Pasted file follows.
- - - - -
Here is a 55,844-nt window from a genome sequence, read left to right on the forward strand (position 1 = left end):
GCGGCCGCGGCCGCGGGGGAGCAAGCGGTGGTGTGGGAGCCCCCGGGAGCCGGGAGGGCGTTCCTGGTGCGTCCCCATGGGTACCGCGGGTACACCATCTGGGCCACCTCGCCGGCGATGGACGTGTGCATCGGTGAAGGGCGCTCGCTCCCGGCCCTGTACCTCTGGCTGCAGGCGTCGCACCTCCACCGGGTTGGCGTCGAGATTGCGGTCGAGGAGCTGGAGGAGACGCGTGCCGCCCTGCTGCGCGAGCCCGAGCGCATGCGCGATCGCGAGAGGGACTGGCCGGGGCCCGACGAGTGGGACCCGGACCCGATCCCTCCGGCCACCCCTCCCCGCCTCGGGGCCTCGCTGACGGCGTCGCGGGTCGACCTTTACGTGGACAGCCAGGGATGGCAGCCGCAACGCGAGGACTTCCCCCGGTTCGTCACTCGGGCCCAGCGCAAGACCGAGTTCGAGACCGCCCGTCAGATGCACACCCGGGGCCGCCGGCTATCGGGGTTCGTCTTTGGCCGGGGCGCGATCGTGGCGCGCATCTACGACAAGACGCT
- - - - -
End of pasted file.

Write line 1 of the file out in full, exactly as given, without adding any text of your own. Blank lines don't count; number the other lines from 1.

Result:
Here is a 55,844-nt window from a genome sequence, read left to right on the forward strand (position 1 = left end):